“THE REMAINS” (Film Review)Movies/TV,News,Reviews Lexi Harrington
THE REMAINS is a ghost movie gloriously rich with gothic atmosphere. It’s setting is immaculate, featuring a haunted house that rivals the aesthetics of top budget Hollywood blockbusters. The dark, patchily lit Victorian home which protagonist John and his family moves into is the perfect home for its hostile, ghostly inhabitants. The way the ghosts glide in and out of shadows, skating through patches of light in the hallways, inspires something like reverence from an imagistic standpoint. The ghosts sprout into the frames with impeccable timing, appearing out of badly lit corners to genuinely startle. The portraying of restless, refreshingly creepy ghosts is brought back with flair in this film.
It’s because the ghosts are so well rendered that this independent film is so much fun. It’s not so much that the ghosts are styled in a terribly original way- an entirely new take on ghosts isn’t necessary because the film’s ghosts are styled so well in the traditional fashion. With pale mottled skin and blackened pupils, the ghosts feel threatening and overtly dangerous. They successfully sneak up on us- one moment there’s an empty corner, the next there’s a spirit glaring out at us from the space. The spider-like speed of these ghosts and their lack of any shyness successfully creates a nerve wracking experience. Even when the ghosts aren’t in the scene, we know they’ll be reappearing soon.
There’s the continuous sense that these spirits are always in attendance, watching. Their presence lingers strongly after they vanish, hanging ominously over the rest of the scenes. The house’s potently gothic vibe assists in the unease that the ghosts generate. From the patterned wallpaper to the candle-like lighting, the house is enough to make Poe fans weep with joy. Every archway and room just oozes with the bleak Victorian elegance of a romantically haunted house.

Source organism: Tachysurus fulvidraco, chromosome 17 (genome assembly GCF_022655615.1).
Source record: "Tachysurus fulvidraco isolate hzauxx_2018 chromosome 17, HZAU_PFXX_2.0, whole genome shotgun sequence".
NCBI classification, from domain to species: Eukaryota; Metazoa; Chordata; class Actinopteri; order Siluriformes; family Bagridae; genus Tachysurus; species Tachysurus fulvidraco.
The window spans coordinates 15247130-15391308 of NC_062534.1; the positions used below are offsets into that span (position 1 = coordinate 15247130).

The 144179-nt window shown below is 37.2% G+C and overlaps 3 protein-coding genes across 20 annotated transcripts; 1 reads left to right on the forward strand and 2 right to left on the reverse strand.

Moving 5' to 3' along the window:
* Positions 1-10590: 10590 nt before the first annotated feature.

The camera work that brings us through this unsettling house is as well executed as the ghosts’ appearances. The shots of the creepily lamp lit house, dappled in yellow glow and black shadows, is breathtaking. The camera pauses at just the right angles and positions itself so interestingly in certain rooms that we feel we are inhabiting and exploring the house along with the protagonist’s family. We don’t so much walk through the house as float through it, as if we ourselves are levitating. As we gaze down on the characters from an unnaturally high vantage (like we’re viewing the scene from the ceiling), we feel disoriented. Between the flying camera gaze and the sinister interior of the house, we are fully immersed in the unnatural-ness that’s plaguing this home.
The film’s spell is at times momentarily interrupted with a rushed or delayed delivery of lines. Over dramatic expressiveness also serves as a distraction from the ghost magic. But Hannah Nordberg’s performance as a sweet and sassy eight-ish year old is astoundingly life like. The unquestionable believability of each of her lines is incredible. Also well delivered are the performances of the opening scene, in which a seance, complete with spirit photography, predates modern times by a hundred years. The seance scene sets the heavily mystic and occult drenched mood that the rest of the movie remains faithful too. Even if THE REMAINS does echo plot points of its Hollywood counterparts too loudly, it’s hard not to enjoy the spooks it so stylishly offers.
The plot of THE REMAINS, which follows a family trying to recover from the loss of John’s wife, could have benefited from more time spent on the crescendo. But the hurried conclusion in no way harms how much fun the film is. This ghost story incorporates all the wicked pieces that make haunted houses so exciting, touching on everything from seances to demons to scary dolls. THE REMAINS is a similar experience to walking through a haunted house, where there’s always another occult themed thrill around the next corner. With its excellent portrayal of ghoulish spirits, THE REMAINS achieves a playful suspense and some well won scares.